After resting three days at this village the journey was resumed, only six sleds going on. The Indians told of another river farther to the westward, and I concluded to accompany them to find this new river. After sledging upon the Colville six days, that river was left, and a range of hills about five hundred feet high crossed, bringing us to the Ik-pik-puk, the Indian name of the new river. These hills form the northern limit of the mountains of Alaska. On one side is the Colville, which here makes a sudden bend to the eastward; on the other the Ik-pik-puk finds its head-waters. Proceeding farther north, the country gradually becomes more and more level, until, for the last fifty miles from the arctic coast, it is perfectly flat, with no elevation, and is so full of lakes, marshes, and rivers that it is impossible to walk any distance in a given direction. In crossing this section we could gather no fuel of any kind, and our food had to be eaten uncooked; but this fact did not trouble the natives. The greater part of the time we had no food, and our diet consisted mainly of a succulent root growing in the marshes, which the natives gather in quantities, depending upon it when other resources fail.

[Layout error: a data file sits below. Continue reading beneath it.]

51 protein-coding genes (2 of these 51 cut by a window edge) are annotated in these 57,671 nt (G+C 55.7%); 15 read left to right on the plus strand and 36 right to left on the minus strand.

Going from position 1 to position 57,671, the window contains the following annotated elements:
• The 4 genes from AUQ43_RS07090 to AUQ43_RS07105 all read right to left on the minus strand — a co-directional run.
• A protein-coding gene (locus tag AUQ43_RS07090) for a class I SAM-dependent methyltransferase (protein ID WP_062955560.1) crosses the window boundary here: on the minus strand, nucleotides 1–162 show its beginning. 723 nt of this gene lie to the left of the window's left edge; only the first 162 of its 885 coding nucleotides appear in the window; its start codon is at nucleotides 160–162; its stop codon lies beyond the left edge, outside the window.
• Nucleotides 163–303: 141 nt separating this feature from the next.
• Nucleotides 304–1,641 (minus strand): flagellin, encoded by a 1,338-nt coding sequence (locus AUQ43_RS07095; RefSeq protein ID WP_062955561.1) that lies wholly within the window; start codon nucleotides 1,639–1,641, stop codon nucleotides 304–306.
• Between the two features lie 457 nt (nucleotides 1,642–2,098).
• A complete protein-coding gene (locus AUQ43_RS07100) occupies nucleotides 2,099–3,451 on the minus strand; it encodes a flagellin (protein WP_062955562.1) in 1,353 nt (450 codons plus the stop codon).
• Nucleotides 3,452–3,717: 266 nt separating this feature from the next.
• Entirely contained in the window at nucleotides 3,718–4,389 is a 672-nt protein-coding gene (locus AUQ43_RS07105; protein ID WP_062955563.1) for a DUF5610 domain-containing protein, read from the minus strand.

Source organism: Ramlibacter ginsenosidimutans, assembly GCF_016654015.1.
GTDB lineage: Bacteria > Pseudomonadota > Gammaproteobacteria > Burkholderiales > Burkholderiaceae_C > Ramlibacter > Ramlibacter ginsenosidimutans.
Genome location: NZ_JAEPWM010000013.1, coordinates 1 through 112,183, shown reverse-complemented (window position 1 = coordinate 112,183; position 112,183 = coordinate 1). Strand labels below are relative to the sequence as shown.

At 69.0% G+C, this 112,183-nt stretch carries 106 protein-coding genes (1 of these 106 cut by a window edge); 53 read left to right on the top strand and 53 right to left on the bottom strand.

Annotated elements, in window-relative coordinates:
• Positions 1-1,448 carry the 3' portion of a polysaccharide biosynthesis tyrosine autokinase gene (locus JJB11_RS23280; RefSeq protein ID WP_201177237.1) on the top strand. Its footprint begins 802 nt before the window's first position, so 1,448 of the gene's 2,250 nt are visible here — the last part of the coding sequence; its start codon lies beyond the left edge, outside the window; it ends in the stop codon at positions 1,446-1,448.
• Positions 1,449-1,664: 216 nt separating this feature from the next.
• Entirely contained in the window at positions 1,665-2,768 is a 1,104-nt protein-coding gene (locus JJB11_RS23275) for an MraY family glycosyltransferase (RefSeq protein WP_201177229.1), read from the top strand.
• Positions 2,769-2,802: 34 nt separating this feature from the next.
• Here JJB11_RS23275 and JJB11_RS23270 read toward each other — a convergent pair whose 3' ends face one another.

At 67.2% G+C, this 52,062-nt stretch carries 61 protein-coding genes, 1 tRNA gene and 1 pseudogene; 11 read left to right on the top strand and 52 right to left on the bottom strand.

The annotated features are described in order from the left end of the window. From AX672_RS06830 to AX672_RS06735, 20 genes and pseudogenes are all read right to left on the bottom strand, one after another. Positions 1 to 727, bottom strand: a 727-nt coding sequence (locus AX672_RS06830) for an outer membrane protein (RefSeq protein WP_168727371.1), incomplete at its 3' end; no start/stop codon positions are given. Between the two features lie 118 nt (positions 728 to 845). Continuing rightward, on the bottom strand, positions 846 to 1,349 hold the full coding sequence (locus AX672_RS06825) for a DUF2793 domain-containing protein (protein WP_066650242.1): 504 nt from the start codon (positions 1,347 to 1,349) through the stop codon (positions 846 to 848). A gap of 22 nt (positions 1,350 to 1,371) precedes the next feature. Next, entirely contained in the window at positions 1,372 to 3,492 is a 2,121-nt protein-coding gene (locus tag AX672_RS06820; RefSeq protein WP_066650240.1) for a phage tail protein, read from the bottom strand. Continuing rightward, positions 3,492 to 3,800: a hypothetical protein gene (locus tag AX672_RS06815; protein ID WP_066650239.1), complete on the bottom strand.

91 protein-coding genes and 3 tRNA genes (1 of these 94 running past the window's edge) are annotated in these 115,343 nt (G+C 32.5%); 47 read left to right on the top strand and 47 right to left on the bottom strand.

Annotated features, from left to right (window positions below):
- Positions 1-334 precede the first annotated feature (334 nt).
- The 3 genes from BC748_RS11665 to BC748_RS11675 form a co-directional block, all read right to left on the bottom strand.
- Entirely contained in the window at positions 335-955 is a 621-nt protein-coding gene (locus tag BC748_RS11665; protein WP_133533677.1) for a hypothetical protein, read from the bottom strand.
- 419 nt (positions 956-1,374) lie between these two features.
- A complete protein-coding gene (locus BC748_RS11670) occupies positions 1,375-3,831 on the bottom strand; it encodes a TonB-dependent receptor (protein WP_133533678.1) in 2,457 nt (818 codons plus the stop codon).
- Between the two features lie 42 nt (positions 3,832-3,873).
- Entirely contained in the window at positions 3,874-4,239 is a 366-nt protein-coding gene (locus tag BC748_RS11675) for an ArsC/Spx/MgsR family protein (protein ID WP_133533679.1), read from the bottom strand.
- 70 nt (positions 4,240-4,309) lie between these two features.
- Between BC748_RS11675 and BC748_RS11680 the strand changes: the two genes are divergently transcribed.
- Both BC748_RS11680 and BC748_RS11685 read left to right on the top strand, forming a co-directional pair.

A camp was made at the head-waters of the Ik-pik-puk, and runners were sent ahead to the village below to announce our arrival—this being the usual custom. Early the next morning dogs came to help our worn-out animals, and at noon we reached the village, where one hundred and fifty Indians were encamped waiting for the river to break up. We had evidently been expected—a place having been reserved for us—and while the new-comers rested, the women unharnessed and fed the dogs, pitched our tents, and prepared food. In the center of the village was a great dance house, where the men gathered to work during the day, and dance at night. They are very fond of this amusement, sometimes continuing it the night through. Some of the dances are pretty, the motions being graceful, but they soon become monotonous. The music is produced by from four to ten "tom-toms," upon which they beat time, while shouting at the top of their voices a rude monotone. Men, women, and children all dance—often continuing until they drop from exhaustion. The first things taught children are to dance, shoot the bow and arrow, and to smoke. It is a common occurrence to see a mother take the child from her breast and give it her pipe.